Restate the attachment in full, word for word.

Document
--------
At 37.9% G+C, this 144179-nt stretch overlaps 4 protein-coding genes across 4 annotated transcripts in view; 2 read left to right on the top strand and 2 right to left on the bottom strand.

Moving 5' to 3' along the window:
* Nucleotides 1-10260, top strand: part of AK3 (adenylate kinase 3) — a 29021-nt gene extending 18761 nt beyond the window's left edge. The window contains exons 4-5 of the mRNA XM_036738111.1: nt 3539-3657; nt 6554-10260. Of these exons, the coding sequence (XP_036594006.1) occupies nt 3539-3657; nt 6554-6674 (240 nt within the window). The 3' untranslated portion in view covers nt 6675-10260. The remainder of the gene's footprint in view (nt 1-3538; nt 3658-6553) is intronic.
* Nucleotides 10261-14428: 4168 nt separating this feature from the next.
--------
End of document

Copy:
At 37.9% G+C, this 144179-nt stretch overlaps 4 protein-coding genes across 4 annotated transcripts in view; 2 read left to right on the top strand and 2 right to left on the bottom strand.

Moving 5' to 3' along the window:
* Nucleotides 1-10260, top strand: part of AK3 (adenylate kinase 3) — a 29021-nt gene extending 18761 nt beyond the window's left edge. The window contains exons 4-5 of the mRNA XM_036738111.1: nt 3539-3657; nt 6554-10260. Of these exons, the coding sequence (XP_036594006.1) occupies nt 3539-3657; nt 6554-6674 (240 nt within the window). The 3' untranslated portion in view covers nt 6675-10260. The remainder of the gene's footprint in view (nt 1-3538; nt 3658-6553) is intronic.
* Nucleotides 10261-14428: 4168 nt separating this feature from the next.